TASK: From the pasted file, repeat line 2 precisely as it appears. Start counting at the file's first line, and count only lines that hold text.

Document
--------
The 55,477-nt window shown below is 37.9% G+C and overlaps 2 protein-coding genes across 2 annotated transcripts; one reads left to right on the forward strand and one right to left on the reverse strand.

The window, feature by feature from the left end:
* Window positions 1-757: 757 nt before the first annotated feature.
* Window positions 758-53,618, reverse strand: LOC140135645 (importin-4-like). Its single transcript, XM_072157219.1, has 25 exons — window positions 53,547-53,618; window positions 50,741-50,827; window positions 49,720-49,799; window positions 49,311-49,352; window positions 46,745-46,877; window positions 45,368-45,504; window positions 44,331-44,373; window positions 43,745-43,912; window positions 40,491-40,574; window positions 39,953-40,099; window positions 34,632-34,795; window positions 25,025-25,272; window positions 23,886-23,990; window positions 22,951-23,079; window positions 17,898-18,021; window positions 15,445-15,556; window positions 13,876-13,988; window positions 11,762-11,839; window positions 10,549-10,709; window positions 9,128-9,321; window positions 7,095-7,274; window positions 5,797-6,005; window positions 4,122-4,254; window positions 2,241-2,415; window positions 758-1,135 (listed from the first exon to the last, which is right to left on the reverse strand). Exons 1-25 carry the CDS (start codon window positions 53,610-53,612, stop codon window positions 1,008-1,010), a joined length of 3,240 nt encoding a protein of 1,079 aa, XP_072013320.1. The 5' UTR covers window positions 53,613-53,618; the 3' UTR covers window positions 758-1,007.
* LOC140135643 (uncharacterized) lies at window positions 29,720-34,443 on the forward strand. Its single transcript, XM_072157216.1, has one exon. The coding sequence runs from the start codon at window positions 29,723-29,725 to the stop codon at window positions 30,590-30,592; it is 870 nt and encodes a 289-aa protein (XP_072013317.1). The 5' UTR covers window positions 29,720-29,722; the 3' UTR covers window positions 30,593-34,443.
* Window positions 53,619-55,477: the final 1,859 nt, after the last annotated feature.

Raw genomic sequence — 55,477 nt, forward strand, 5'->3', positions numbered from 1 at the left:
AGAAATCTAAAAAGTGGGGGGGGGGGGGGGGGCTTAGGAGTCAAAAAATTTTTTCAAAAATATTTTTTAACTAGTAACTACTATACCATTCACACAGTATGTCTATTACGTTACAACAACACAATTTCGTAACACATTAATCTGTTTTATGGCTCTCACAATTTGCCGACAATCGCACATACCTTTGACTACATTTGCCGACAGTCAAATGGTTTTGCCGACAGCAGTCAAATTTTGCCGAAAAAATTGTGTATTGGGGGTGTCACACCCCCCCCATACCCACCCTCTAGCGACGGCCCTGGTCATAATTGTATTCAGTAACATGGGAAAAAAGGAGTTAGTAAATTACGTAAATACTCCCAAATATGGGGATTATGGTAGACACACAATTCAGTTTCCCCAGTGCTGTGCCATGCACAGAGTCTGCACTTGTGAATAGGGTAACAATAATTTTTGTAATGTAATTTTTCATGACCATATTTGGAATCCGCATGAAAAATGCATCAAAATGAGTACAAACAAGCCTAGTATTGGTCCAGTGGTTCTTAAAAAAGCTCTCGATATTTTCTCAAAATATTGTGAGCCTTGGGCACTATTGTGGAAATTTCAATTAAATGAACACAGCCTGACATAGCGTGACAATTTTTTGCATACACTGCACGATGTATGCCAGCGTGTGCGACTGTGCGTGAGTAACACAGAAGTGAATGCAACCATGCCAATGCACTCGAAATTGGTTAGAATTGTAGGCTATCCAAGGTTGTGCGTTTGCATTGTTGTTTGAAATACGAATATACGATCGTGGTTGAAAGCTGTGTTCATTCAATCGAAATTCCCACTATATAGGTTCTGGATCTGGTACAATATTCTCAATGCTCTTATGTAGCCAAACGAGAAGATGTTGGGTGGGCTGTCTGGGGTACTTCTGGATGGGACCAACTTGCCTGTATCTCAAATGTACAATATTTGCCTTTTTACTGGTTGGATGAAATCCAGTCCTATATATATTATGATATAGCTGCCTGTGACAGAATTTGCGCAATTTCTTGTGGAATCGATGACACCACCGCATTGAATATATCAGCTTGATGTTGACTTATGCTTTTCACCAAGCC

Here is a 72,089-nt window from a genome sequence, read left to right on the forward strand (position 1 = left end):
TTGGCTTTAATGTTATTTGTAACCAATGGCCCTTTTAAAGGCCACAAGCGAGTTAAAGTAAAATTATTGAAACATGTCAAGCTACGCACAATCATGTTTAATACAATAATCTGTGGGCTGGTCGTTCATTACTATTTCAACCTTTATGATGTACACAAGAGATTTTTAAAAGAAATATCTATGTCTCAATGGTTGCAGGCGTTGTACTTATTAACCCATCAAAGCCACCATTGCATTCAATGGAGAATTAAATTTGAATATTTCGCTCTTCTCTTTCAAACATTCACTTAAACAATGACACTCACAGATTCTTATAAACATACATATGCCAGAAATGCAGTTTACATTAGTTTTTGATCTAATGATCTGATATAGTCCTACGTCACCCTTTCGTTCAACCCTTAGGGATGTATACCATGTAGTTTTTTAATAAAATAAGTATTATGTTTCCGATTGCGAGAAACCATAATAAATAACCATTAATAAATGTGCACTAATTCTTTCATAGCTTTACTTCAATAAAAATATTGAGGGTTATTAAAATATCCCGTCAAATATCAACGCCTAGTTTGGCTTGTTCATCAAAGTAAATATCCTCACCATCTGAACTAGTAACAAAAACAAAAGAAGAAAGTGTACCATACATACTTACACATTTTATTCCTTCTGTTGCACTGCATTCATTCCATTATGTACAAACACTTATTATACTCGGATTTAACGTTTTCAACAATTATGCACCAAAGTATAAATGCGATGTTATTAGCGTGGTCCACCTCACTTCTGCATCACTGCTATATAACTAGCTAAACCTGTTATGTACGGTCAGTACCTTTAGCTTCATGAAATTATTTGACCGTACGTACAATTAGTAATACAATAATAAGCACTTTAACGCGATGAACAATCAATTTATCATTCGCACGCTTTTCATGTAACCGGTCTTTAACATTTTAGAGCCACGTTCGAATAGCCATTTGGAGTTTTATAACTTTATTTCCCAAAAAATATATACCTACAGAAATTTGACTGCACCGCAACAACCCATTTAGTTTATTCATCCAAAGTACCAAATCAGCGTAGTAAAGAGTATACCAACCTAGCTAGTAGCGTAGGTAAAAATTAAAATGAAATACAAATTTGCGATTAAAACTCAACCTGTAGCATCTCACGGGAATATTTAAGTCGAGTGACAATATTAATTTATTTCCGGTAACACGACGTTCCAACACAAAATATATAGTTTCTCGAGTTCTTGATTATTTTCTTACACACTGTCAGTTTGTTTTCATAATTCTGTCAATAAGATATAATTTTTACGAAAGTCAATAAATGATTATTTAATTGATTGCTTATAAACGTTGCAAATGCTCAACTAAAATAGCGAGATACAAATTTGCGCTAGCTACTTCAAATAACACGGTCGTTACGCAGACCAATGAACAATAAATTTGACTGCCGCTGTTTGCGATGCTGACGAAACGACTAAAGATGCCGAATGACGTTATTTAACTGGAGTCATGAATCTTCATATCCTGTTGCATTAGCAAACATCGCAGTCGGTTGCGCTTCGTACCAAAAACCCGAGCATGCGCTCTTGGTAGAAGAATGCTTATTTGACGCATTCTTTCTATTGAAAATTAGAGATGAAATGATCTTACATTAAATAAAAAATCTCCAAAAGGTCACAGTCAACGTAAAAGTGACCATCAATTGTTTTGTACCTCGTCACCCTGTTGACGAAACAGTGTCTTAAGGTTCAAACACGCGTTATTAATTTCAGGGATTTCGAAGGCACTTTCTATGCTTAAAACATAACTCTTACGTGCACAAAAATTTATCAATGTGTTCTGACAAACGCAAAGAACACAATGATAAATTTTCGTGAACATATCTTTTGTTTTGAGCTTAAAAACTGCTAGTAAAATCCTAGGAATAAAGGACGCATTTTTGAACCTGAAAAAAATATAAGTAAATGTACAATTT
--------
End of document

The window, feature by feature from the left end: